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Work begins on new Oregon Coast Bike Route plan, map update


It’s a world famous route that deserves more attention and resources.
(Photos: J. Maus/BikePortland)

The Oregon Department of Transportation is about to launch a new planning effort that will be the first significant update to the Oregon Coast Bike Route in over ten years.

According to an ODOT spokesperson, the official map will also get an update for the first time since 2010.

An iconic, 370-mile route known by bike tourers worldwide, Oregon’s coastal bikeway is a very mixed bag. It’s a world famous route that should be world class. As I detailed after riding it in 2013, there are sections that warm your heart — and others that make it skip a beat.

After hearing a rumor about a major update, I contacted ODOT spokesman Lou Torres. Torres confirmed the news and said the agency has hired consultant firm CH2M to do the work.

Torres said the route has not kept up with current design standards or with demand from its many admirers in Oregon and beyond.

“With the changes in bicycle infrastructure standards, and the growth of bike tourism destinations and travel options both nationally and along U.S. 101, the time was right to closely examine and identify opportunities to increase safety, accessibility and enjoyment for both local community members and travelers on the Oregon Coast Bike Route,” he shared via email this morning.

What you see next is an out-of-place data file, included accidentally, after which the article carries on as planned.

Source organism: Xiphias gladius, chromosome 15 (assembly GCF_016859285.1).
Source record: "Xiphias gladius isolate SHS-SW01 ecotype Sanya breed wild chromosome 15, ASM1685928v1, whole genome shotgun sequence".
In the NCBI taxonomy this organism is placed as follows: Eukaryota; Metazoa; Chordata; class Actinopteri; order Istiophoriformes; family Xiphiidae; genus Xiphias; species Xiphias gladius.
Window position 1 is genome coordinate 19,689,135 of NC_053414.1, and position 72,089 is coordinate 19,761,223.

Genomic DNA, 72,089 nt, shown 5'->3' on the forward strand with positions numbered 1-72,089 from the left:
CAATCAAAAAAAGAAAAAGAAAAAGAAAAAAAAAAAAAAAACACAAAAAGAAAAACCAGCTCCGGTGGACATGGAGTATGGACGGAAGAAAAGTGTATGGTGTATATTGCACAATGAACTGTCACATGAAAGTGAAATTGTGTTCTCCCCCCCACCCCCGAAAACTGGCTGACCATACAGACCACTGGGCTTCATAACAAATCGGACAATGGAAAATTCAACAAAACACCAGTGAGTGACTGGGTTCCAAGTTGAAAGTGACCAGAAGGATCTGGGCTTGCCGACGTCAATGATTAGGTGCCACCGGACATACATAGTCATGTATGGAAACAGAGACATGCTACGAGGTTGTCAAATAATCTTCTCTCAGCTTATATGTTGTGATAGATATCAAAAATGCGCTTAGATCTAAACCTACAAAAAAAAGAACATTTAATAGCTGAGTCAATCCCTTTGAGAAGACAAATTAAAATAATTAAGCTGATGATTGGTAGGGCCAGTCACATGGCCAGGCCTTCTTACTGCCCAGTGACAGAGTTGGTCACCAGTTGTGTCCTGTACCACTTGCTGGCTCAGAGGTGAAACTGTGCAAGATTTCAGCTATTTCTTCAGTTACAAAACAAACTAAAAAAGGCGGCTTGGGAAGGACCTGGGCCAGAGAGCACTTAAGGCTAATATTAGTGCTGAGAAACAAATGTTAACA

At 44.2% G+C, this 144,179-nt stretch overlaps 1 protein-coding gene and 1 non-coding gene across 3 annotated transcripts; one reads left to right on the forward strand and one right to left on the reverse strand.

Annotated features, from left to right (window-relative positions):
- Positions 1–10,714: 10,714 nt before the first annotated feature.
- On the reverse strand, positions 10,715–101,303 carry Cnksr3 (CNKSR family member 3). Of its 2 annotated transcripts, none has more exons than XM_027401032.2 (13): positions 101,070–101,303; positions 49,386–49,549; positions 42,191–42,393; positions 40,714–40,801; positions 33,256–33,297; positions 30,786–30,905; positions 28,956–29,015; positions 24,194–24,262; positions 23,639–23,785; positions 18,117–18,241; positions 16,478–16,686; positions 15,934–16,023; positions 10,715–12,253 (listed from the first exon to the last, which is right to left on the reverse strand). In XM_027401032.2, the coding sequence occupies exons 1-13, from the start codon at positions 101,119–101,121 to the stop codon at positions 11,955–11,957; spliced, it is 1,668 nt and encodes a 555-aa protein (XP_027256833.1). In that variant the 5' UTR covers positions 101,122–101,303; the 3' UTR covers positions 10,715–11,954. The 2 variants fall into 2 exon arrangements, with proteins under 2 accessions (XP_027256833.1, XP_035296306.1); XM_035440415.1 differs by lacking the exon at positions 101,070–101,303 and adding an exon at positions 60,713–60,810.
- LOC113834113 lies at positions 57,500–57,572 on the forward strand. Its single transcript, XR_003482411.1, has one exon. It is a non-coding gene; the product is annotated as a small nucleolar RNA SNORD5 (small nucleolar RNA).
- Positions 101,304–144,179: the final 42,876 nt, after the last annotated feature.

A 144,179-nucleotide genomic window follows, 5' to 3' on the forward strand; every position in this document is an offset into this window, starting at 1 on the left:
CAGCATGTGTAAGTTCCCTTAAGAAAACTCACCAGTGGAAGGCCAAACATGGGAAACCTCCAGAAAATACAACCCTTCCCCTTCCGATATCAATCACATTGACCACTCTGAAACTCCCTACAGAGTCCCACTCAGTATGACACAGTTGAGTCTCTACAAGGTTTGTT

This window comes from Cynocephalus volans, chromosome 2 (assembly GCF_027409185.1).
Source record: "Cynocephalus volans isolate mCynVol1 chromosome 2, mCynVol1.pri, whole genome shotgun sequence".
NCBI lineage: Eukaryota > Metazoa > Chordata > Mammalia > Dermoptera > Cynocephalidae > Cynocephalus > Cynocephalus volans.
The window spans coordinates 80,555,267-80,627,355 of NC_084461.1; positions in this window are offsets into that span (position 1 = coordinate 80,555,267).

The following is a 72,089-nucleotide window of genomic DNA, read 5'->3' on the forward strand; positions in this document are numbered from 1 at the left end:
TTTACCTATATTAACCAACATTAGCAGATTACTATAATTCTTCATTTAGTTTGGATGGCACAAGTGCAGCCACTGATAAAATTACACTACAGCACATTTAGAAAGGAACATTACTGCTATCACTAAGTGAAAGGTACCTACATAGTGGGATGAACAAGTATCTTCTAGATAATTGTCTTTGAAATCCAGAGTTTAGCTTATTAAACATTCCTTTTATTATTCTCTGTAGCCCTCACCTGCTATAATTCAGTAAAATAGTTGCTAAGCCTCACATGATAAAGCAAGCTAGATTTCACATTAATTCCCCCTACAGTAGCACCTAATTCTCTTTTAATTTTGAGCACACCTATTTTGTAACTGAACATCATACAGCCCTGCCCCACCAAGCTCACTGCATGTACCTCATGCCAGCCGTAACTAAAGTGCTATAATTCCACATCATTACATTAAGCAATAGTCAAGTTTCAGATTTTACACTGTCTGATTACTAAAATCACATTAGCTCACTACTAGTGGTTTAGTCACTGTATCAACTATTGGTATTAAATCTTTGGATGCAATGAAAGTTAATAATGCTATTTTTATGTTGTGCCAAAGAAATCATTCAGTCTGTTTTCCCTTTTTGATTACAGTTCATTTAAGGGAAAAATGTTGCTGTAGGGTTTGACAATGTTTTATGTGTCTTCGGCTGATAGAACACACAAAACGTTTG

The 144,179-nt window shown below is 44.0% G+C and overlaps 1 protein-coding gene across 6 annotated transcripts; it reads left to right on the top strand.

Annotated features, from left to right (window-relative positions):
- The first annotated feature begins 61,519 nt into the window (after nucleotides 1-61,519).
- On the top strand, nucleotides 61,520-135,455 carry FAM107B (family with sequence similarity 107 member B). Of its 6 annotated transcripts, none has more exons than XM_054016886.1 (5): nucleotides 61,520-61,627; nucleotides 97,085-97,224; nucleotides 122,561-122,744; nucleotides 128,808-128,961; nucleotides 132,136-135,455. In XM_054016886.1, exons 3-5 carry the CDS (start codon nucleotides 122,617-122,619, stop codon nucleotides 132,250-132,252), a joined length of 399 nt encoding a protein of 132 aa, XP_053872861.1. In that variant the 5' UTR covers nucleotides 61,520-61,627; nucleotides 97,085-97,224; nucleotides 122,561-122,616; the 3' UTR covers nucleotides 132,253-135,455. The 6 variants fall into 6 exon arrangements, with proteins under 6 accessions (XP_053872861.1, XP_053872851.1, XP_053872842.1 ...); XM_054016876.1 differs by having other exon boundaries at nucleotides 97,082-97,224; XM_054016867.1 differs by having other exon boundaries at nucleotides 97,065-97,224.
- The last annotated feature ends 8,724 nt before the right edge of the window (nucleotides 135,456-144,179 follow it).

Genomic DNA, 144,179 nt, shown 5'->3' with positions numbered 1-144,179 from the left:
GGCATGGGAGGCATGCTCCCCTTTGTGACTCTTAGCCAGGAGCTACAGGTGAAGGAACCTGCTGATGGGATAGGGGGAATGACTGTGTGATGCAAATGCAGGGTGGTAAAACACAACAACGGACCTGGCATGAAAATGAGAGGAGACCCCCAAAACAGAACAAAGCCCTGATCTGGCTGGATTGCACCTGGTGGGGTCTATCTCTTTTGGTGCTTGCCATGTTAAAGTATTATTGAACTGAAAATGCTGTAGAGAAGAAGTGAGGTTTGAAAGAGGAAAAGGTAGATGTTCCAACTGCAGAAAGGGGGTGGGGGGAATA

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The idea is to develop a plan that identifies needs and potential fixes to trouble spots. At this point there isn’t money for any new infrastructure and the plan won’t come up with detailed conceptual designs.

Here’s what you can expect this update process to focus on:

— Identifying high priority improvement locations
— Defining the route — where does it leave U.S. 101
— Defining project and supportive program investments, and
— Determining how ODOT and local governments will make future investments in the route.

To get feedback from riders and other interested parties, ODOT will hold a series of “sounding board” meetings beginning this April or May. Since they’ll be held on the Coast, all materials will be made available online and people will be able to offer feedback electronically.

Torres says there will also be a survey targeted specifically at people who have ridden multi-day trips on the route.

CH2M will spend about 2-3 years on the project with a deliverable of a new Oregon Coast Bike Route Plan and an update to the map of the route. Once completed, the plan will be adopted by the Oregon Transportation Commission.

If you’ve ever ridden the Coast Route, or ever dreamed of doing it, this is very welcome news! We’ll watch this project closely so stay tuned for a link to the new project website and other updates.

UPDATE, 3/11: ODOT has just released a survey as part of this project. If you’ve ridden the coast — or have wanted to but are too afraid — please take the survey!

— Jonathan Maus: (503) 706-8804, @jonathan_maus on Twitter and jonathan@bikeportland.org

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